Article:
CHAT: multilingual families
|From:||Danny Wier <dawier@...>|
|Date:||Wednesday, February 7, 2001, 15:25|
I can relate, living in Texas and being part of a very multicultural society
(especially for a small town). Everything here is bilingual at least. Some
of my fellow Anglos may find that a problem, but I think it's cool.
I saw a sign at the Social Security office for the 2000 Census in 13 (!)
languages. And I was able to partly understand the Farsi section.
Anyway, the Latino families in this town, which for the most part speak both
English and Spanish at least a functional level, have special situations in
using each language:
Spanish: among relatives in the nuclear and extended family, in church
functions (and most of course go to St. Patrick), endearment speech to
non-Hispanics and Hispanics alike
English: in the general population, in school (I don't know how the
bilingual education/ESL system works in Texas nowadays), among Latino youth
as a "cosmopolitan" language.
Now I wonder, how long would it take to develop an ethnolect (a "Spanglish"
of sorts) like that which emerged among many African-Americans (Black
English or so-called "Ebonics").
(I outta add a page on that topic...)
> -----Original Message-----
> From: Constructed Languages List [mailto:CONLANG@LISTSERV.BROWN.EDU]On
> Behalf Of H. S. Teoh
> Sent: Tuesday, 06 February, 2001 9:43 PM
> To: CONLANG@LISTSERV.BROWN.EDU
> Subject: Re: A DISTURBING proposal! (was Re: Personal langs and converse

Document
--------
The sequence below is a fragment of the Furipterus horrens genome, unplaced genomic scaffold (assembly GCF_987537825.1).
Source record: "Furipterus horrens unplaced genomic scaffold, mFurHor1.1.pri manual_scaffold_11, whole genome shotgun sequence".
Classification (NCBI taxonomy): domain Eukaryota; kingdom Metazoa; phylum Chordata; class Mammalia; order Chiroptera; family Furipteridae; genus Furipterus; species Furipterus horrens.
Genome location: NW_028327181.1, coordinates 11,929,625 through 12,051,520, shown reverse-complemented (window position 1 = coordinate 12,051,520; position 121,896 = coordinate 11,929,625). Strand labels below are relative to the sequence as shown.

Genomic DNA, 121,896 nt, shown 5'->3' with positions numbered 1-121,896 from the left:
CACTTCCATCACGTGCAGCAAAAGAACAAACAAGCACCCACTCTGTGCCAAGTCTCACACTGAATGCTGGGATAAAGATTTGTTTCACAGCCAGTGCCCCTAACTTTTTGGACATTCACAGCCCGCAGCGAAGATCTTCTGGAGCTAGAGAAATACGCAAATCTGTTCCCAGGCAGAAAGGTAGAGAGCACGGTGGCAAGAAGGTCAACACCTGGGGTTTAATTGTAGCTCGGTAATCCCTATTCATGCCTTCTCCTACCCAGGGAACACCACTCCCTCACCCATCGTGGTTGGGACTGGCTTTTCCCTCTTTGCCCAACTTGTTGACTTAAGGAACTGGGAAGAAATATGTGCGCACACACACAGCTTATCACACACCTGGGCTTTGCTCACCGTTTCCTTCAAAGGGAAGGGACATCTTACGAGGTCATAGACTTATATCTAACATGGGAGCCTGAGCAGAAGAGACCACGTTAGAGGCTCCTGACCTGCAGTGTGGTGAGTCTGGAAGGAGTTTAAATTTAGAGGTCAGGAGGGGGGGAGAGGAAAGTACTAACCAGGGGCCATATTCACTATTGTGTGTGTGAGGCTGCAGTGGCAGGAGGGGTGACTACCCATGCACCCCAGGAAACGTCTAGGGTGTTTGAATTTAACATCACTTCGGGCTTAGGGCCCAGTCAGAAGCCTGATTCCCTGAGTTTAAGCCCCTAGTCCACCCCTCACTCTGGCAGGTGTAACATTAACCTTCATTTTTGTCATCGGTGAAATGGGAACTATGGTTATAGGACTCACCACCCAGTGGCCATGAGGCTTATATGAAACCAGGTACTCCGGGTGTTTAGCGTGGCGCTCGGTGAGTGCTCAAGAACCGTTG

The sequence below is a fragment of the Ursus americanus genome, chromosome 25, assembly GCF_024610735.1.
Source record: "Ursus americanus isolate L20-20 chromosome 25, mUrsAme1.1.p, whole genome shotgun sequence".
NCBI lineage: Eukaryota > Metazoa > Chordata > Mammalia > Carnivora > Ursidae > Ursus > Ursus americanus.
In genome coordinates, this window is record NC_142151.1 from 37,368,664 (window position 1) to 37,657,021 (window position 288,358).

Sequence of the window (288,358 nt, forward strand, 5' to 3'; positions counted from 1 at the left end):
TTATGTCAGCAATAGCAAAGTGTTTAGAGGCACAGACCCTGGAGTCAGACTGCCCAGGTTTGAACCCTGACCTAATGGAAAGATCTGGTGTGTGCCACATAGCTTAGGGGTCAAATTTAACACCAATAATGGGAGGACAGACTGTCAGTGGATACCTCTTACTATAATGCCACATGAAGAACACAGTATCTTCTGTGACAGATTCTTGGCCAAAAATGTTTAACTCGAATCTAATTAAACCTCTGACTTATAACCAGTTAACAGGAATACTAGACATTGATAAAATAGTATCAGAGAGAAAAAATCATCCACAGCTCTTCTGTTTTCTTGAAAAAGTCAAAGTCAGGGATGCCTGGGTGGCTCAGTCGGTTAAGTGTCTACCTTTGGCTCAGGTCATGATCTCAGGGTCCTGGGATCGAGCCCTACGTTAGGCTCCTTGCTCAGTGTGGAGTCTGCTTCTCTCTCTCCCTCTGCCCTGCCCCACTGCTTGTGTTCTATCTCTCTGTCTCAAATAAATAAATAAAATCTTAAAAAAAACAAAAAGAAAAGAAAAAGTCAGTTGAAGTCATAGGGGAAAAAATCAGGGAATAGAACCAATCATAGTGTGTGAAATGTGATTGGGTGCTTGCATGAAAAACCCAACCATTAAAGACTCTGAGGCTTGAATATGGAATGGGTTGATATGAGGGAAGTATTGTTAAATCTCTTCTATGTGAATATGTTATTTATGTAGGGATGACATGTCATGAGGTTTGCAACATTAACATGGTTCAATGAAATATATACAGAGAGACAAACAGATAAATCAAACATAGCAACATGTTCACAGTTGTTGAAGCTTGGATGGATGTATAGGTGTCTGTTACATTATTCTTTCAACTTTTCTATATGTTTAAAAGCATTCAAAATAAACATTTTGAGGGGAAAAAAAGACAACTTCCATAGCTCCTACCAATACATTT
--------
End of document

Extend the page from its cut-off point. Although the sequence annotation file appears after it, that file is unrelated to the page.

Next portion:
> of aux)
> On Tue, Feb 06, 2001 at 09:04:47PM -0500, E-Ching Ng wrote:
> > I grew up in a household where three languages were routinely
> spoken, and I
> > was fluent in the two that were spoken to me before I turned five -
> > Mandarin and Hokkien. (As luck would have it, we then moved to
> England for
> > a couple of years and so it was English, that third language,
> that I needed
> > to survive outside the home - oh well - but now it's my best
> language, and
> > it's the other two which I'm no longer fully fluent in.)
> I grew up in Malaysia... most of my family members spoke Hokkien; my
> mother spoke Mandarin; and at school, we spoke Mandarin and Malay. Then
> later, my dad started speaking to me in English almost exclusively. Did
> that isolate me? No indeed! Instead, I learned English much faster than I
> would have otherwise. In fact, now it's my most fluent language, and I
> think exclusively in English now (I remember a time when I would sometimes
> think in Hokkien; not anymore). But I am still fluent in Hokkien, and
> semi-fluent in Mandarin. Malay is waning, unfortunately, due to lack of
> use -- no one to practice it with.
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